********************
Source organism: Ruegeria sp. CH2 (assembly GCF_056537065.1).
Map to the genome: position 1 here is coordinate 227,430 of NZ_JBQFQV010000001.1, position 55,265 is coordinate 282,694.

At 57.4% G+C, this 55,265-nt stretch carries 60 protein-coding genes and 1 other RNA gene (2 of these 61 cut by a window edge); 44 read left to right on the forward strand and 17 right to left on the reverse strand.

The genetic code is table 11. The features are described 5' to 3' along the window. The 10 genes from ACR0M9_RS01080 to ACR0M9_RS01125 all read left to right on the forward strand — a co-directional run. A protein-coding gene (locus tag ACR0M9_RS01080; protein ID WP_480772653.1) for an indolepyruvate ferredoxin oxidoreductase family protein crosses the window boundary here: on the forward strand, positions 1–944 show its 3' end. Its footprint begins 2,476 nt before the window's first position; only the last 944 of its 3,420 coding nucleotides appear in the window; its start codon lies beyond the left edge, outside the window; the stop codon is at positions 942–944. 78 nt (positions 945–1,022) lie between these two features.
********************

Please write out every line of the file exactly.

Source organism: Ruegeria sp. CH2 (assembly GCF_056537065.1).
Map to the genome: position 1 here is coordinate 227,430 of NZ_JBQFQV010000001.1, position 55,265 is coordinate 282,694.

At 57.4% G+C, this 55,265-nt stretch carries 60 protein-coding genes and 1 other RNA gene (2 of these 61 cut by a window edge); 44 read left to right on the forward strand and 17 right to left on the reverse strand.

The genetic code is table 11. The features are described 5' to 3' along the window. The 10 genes from ACR0M9_RS01080 to ACR0M9_RS01125 all read left to right on the forward strand — a co-directional run. A protein-coding gene (locus tag ACR0M9_RS01080; protein ID WP_480772653.1) for an indolepyruvate ferredoxin oxidoreductase family protein crosses the window boundary here: on the forward strand, positions 1–944 show its 3' end. Its footprint begins 2,476 nt before the window's first position; only the last 944 of its 3,420 coding nucleotides appear in the window; its start codon lies beyond the left edge, outside the window; the stop codon is at positions 942–944. 78 nt (positions 945–1,022) lie between these two features.